New Oral MS Drugs May Be on the Horizon
Studies Show Cladribine and Fingolimod Are Effective Treatments for Multiple Sclerosis
WebMD News Archive
Cladribine for MS
In a third study, Gavin Giovannoni, MB, PhD, of Barts and the London
School of Medicine and Dentistry at Queen Mary University of London and his
colleagues evaluated more than 1,300 MS patients who were randomly assigned
either two or four short courses of oral cladribine or a placebo. The treatment
course included one or two pills a day for four or five days, totaling 8 to 20
days of treatment annually.
Over the nearly two-year study period, nearly 80% of those on the low-dose
cladribine were relapse-free, nearly 79% of those on the higher dose were
relapse-free, but just 61% of those on placebo were relapse-free.
Giovannoni calls the results excellent. "This means that four out of five
people are disease-free in terms of relapses," he tells WebMD.
Cladribine by injection is already approved for treating leukemia under the
brand name Leustatin. Shingles occurred in 20 of the patients taking cladribine
vs. none in the placebo group.
''This is really big news," says John Richert, MD, executive vice president
for research and clinical programs at the National Multiple Sclerosis Society,
New York. MS patients often grow tired of having to have drugs injected, he
says, and so stop taking them. "Having oral therapies available increases the
likelihood that people will be willing to start the drug early in the course of
their disease and continue on the drugs with good compliance long term."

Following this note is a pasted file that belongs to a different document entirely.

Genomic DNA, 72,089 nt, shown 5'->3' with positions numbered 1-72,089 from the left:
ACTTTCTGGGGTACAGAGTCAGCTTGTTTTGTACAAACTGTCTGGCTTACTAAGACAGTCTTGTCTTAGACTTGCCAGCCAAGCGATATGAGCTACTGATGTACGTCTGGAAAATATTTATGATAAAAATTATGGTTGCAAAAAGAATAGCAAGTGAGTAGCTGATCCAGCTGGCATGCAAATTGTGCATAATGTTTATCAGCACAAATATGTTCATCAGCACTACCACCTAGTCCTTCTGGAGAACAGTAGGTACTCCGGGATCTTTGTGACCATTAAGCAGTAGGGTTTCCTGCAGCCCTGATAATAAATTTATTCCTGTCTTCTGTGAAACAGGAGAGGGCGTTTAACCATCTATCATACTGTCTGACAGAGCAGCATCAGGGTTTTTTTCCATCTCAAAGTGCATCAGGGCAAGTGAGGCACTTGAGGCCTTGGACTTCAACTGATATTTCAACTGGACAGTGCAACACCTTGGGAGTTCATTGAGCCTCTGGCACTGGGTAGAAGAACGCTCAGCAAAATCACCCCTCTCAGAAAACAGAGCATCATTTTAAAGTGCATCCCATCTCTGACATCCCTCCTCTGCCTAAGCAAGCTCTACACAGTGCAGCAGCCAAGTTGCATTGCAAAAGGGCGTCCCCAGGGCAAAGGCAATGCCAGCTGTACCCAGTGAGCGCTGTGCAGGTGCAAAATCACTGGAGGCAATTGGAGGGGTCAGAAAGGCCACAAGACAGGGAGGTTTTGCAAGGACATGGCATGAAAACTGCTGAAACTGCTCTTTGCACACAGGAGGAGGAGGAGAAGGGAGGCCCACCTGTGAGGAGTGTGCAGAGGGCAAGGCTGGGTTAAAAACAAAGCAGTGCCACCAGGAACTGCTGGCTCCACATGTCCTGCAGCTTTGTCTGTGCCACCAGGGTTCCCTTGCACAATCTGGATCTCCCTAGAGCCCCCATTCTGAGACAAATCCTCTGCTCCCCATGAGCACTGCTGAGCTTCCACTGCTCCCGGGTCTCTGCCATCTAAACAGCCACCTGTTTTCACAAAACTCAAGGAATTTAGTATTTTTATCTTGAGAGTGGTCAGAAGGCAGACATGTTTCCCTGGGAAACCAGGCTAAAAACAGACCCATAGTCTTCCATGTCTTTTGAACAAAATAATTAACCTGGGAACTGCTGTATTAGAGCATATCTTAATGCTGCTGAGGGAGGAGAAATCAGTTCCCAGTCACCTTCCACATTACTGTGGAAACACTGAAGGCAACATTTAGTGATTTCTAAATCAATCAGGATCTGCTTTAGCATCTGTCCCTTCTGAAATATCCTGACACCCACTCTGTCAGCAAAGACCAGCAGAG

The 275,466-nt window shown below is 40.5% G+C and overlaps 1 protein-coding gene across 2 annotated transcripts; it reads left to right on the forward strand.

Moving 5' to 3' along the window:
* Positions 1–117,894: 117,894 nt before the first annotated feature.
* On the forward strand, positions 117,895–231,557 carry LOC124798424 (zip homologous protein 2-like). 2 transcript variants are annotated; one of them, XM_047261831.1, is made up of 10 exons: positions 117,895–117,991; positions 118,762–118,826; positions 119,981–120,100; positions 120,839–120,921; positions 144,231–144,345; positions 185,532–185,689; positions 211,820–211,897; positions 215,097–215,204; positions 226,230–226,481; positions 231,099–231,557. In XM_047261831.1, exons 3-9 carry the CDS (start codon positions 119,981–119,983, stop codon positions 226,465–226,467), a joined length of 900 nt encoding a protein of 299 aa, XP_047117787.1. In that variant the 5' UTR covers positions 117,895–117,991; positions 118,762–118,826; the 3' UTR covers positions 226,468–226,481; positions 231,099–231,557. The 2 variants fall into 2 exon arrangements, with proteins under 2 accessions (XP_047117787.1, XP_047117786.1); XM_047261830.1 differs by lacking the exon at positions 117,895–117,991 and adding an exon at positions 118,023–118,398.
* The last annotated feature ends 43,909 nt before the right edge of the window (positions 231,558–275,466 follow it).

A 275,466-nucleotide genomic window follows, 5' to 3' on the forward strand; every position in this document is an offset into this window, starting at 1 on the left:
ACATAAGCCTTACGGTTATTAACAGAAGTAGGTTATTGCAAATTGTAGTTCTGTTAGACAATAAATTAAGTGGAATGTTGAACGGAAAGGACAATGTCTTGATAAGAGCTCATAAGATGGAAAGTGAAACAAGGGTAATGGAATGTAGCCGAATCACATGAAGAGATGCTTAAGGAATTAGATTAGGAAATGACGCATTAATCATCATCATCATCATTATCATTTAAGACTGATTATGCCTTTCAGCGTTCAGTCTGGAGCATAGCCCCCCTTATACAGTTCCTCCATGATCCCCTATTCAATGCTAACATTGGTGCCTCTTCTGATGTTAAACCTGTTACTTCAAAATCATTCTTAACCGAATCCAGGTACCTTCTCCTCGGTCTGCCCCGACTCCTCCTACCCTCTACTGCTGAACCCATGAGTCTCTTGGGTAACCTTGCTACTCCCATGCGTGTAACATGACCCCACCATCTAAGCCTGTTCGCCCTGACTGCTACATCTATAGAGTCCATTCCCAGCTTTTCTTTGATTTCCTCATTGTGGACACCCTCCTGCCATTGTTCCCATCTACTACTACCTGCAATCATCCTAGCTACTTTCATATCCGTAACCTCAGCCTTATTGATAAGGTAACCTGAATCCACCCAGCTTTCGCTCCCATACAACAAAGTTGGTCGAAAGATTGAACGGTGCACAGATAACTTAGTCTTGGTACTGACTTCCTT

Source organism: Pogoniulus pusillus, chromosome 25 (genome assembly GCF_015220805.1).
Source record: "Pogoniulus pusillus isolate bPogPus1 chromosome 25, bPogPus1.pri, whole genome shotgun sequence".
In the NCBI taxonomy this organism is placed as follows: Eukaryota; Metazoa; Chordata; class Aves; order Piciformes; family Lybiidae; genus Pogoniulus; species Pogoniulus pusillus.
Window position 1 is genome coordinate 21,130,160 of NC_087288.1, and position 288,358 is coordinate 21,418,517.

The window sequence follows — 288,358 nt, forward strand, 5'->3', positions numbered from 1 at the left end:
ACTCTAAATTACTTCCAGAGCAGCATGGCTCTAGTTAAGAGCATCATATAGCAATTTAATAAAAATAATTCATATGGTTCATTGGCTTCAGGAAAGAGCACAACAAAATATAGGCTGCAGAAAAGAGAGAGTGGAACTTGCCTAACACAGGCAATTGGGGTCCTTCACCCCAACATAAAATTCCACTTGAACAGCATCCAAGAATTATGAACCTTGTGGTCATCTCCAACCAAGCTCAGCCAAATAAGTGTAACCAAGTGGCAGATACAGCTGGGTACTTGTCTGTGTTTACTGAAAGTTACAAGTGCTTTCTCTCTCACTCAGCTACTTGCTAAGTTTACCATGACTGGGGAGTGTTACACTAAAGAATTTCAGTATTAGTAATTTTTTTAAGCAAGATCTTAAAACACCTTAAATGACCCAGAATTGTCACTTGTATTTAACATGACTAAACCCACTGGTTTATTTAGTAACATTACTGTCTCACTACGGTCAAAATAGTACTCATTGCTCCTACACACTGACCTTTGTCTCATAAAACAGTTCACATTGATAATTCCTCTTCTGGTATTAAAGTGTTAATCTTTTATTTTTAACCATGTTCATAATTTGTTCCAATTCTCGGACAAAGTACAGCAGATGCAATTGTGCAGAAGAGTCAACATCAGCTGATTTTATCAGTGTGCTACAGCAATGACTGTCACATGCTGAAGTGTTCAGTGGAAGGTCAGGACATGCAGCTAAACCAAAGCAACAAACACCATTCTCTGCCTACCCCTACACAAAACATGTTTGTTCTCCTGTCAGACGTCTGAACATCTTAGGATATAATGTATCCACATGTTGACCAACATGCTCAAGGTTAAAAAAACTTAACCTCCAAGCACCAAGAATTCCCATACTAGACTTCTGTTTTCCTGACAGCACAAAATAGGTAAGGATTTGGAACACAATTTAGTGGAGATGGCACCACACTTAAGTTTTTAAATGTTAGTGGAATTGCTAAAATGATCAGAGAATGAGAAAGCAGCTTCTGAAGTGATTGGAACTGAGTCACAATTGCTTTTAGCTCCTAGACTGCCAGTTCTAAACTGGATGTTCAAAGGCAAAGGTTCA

But Richert expressed some caveats about side effects. One side effect of
cladribine involves cancer cases. Three cancers occurred in patients in one
study getting the low-dose cladribine. "This has to be followed up long term,
as the authors note," Richert says.
And, he says, the data on the drugs are confined to the form of MS known as
relapsing-remitting. Eventually, some patients with relapsing-remitting make a
transition into secondary-progressive MS, in which the disease worsens more
steadily. Others have progressive disease from the beginning known as
primary-progressive MS, while others have progressive-relapsing MS.
In an accompanying editorial, William Carroll, MD, of Sir Charles Gairdner
Hospital in Perth, Australia, calls the new drugs a welcome addition to
treatment options but also notes that the existing therapies remain ''very
effective, particularly when they are administered early."
He points out that side effects of the new drugs -- including infections,
cancers, and low white blood cell counts -- must be weighed against their
benefits. Other side effects included herpes zoster (shingles) infections and
herpes virus infections; in some cases they were more frequent in those getting
the new drugs and in some cases not.
Both drugs work by reducing the number of potentially aggressive
lymphocytes, a type of white blood cell, available to enter the central nervous
system, although they do so in different ways.
Merck-Serono supported the cladribine study; Novartis Pharma supported the
fingolimod studies. Carroll, the editorial author, reports receiving honoraria
from Merck-Serono and fees from other pharmaceutical companies. Cohen, who led
one fingolimod study, reports receiving consulting fees form Novartis, and
Ludwig Kappos, MD, who led the other fingolimod study, has gotten consulting or
advisory fees from Novartis and Merck Serono and others. Giovannoni, who led
the cladribine study, reports receiving consulting fees from Merck Serono,
Novartis, and others.